Novel aluminium AM wire feedstock significantly reduces heat treatment time

January 25, 2023

High-strength and corrosion-resistant, the aluminium wire is suitable for shipbuilding and aviation (Courtesy AML3D)
High-strength and corrosion-resistant, the aluminium wire is suitable for shipbuilding and aviation (Courtesy AML3D)

The Innovative Manufacturing Cooperative Research Centre (IMCRC), Melbourne, Australia, and AML3D Limited, Edinburgh, Australia, along with Deakin University’s Institute for Frontier Materials (IFM), Victoria, Australia, have developed a novel high-strength aluminium wire feedstock. This feedstock is suitable metal Additive Manufacturing and welding applications, that significantly reduces the post-manufacturing heat treatment stage.

The new wire feedstock is the result of a research project begun in 2021, born from AML3D’s need for a high-strength aluminium wire for Additive Manufacturing that required minimal or no heat treatment post-manufacture.

“Our patented Wire Additive Manufacturing (WAM) [a form of wire-based Directed Energy Deposition] 3D metal printing process can produce medium to large objects. However, the aluminium alloys we currently use require up to 24 hours of heat treatment to reach optimum strength, which can be costly and creates some logistical challenges,” stated Andy Sales, Executive Director and Chief Technical Officer, ALM3D. “Through our partnership with IFM and IMCRC, we’ve developed a cost-effective, high-strength aluminium alloy wire that requires just thirty minutes of heat treatment once printed. When used with our WAM technology, this wire has the potential to create additional applications across industries like shipbuilding and aviation further disrupting traditional manufacturing processes.”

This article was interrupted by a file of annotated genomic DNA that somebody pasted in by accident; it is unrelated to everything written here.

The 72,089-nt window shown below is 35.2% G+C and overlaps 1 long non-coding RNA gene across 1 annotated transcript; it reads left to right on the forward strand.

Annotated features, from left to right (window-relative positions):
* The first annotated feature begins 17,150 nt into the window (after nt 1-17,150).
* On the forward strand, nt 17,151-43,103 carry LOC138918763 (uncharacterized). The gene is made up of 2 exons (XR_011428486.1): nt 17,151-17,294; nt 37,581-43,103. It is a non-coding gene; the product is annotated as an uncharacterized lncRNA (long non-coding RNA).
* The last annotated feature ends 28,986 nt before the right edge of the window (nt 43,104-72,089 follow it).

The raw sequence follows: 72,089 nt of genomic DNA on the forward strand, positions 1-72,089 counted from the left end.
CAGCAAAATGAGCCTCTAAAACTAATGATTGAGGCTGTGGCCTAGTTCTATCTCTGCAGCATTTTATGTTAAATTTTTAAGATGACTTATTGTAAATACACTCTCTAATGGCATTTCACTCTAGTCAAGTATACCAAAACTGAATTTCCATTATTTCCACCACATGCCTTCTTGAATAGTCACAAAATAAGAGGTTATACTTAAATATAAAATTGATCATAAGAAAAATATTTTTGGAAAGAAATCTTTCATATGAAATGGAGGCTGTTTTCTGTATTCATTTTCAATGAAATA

Thomas Dorin, the Senior Research Fellow at IFM, added, “We were pleased to work with AML3D and IMCRC on this ambitious project, which encompassed over twenty different compositions and iterations. Our chosen alloy, a mixture of aluminium, magnesium and scandium, has recently been patented, and we’ve also commenced commercial production.”

The next phase involves demonstrating the potential for the new wire to reduce waste and streamline logistics (Courtesy AML3D)
The next phase involves demonstrating the potential for the new wire to reduce waste and streamline logistics (Courtesy AML3D)

The next phase of the project will involve additively manufacturing products to demonstrate the wire’s potential applications. ”We’ll then work with AML3D to show shipbuilders how they can print directly at the shipyard, which is an effective way to reduce material waste and streamline logistics,” Dorin continued.

IMCRC’s CEO and Managing Director David Chuter added, “We’re pleased the project outcomes have solved a real-world challenge for AML3D and the 3D printing industry more broadly. By creating an alternative to traditional processes like subtractive manufacturing, AML3D has the potential to catalyse a step-change for industry and encourage the adoption of more innovative manufacturing techniques.”

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